Cases reported "Bacteroidaceae Infections"

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1/12. porphyromonas gingivalis bacteremia and subhepatic abscess after renal transplantation: a case report.

    A uremic patient developed subhepatic abscess, porphyromonas gingivalis bacteremia and cytomegalovirus viremia after a renal transplantation in mainland china. P. gingivalis infection has been reported to cause gingivitis and periodontitis. bacteremia due to P. gingivalis, however, has not been reported in the literature. We report herein a case of subhepatic abscess and bacteremia due to P. gingivalis in a renal transplant recepient who was treated successfully with the well functioning renal graft.
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ranking = 1
keywords = gingival
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2/12. Long-term follow-up of periodontitis in a patient with chediak-higashi syndrome. A case report.

    chediak-higashi syndrome (CHS) is an extremely rare hereditary disease characterized by leukocyte dysfunction. We report on a 21-year-old woman who presented at the age 9 years with CHS and serious periodontal tissue destruction around erupted teeth. The patient had received systemic, radiographic, immunological, microbial, and clinical periodontal examinations since childhood. The chemotactic activity of neutrophils in the Boyden chamber assay was 22% of the control, and leukocyte bactericidal activity was one-third of the control. actinobacillus actinomycetemcomitans, porphyromonas gingivalis, and prevotella intermedia were isolated from periodontal pockets. Periodontal treatment including oral hygiene was provided, followed by professional tooth cleaning from the age of 12 to 21 years. However, the mobility of teeth and the inflammation of periodontal tissue progressed. This CHS patient presented with periodontal disease of extremely early onset, which was resistant to periodontal treatment.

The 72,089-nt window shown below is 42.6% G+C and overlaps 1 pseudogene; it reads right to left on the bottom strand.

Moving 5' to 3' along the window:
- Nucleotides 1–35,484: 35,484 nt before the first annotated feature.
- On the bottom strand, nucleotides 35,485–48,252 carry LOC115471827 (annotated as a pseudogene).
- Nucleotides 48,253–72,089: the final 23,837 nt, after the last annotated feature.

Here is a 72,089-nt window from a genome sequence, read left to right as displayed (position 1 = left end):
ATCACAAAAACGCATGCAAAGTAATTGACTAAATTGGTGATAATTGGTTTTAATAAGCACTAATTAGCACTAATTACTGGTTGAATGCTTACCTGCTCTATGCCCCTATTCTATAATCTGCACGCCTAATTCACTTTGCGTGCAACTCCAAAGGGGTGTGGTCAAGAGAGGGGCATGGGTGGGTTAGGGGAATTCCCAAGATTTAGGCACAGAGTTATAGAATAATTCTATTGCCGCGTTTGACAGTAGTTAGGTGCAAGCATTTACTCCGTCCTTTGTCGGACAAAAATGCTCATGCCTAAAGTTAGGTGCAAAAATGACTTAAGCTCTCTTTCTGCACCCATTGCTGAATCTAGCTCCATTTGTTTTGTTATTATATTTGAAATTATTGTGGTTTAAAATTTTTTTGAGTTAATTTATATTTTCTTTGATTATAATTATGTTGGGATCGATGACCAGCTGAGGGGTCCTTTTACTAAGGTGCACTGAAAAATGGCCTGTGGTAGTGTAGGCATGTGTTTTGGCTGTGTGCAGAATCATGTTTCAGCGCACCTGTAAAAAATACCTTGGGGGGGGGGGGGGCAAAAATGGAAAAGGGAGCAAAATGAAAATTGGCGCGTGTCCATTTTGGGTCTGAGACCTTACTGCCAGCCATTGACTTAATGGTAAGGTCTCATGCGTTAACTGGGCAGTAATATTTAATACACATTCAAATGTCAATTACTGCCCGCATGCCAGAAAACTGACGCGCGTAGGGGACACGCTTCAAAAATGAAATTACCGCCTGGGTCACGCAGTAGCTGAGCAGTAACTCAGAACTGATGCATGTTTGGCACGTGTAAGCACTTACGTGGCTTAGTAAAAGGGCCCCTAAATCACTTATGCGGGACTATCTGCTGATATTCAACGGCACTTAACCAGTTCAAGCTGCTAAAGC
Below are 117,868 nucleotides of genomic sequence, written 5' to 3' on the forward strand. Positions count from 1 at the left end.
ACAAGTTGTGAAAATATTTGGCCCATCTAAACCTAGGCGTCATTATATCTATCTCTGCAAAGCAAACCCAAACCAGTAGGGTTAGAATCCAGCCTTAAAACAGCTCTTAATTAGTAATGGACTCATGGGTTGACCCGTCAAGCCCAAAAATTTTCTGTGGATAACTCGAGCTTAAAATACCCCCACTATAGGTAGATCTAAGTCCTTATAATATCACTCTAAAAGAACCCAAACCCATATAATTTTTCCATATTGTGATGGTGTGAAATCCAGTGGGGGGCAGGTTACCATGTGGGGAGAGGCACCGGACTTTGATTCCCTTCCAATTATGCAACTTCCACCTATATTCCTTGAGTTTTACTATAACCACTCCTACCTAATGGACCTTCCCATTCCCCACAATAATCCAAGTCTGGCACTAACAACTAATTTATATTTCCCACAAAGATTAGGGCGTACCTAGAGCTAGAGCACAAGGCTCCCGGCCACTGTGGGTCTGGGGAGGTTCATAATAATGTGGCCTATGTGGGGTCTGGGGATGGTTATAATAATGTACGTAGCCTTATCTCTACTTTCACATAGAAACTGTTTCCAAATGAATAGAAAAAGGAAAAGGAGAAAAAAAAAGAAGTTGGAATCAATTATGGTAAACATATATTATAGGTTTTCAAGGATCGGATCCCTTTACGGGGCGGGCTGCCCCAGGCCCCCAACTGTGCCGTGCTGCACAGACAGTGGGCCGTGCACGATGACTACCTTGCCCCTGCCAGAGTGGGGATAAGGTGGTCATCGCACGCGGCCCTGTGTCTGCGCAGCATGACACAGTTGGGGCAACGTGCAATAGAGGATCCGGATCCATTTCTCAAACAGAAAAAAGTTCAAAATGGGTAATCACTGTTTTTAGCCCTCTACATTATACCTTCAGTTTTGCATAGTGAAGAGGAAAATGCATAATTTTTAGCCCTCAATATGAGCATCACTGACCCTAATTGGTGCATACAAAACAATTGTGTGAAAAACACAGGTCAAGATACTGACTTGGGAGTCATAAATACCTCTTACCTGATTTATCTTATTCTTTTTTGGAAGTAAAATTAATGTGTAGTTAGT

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ranking = 0.125
keywords = gingival
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3/12. Three case reports of aggressive periodontitis associated with porphyromonas gingivalis in younger patients.

    The terms 'early onset periodontitis' (EOP) and 'juvenile periodontitis' (JP) were replaced by that of 'aggressive periodontitis' in a recent international workshop for the classification of periodontal diseases and conditions. The chief etiologic agent for aggressive periodontitis is considered to be actinobacillus actinomycetemcomitans in localized juvenile periodontitis. porphyromonas gingivalis is also mentioned as the etiologic agent of the aggressive periodontitis, although to date its role remains questionable. This communication describes three cases of aggressive periodontitis found to be associated with P. gingivalis but not A. actinomycetemcomitans by polymerase chain reaction (PCR) and enzyme-linked immunosorbent assay (ELISA). Our findings clarify the role of P. gingivalis as an etiologic agent in this type of periodontitis and confirm its inclusion in the current definition of aggressive periodontitis.
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ranking = 0.875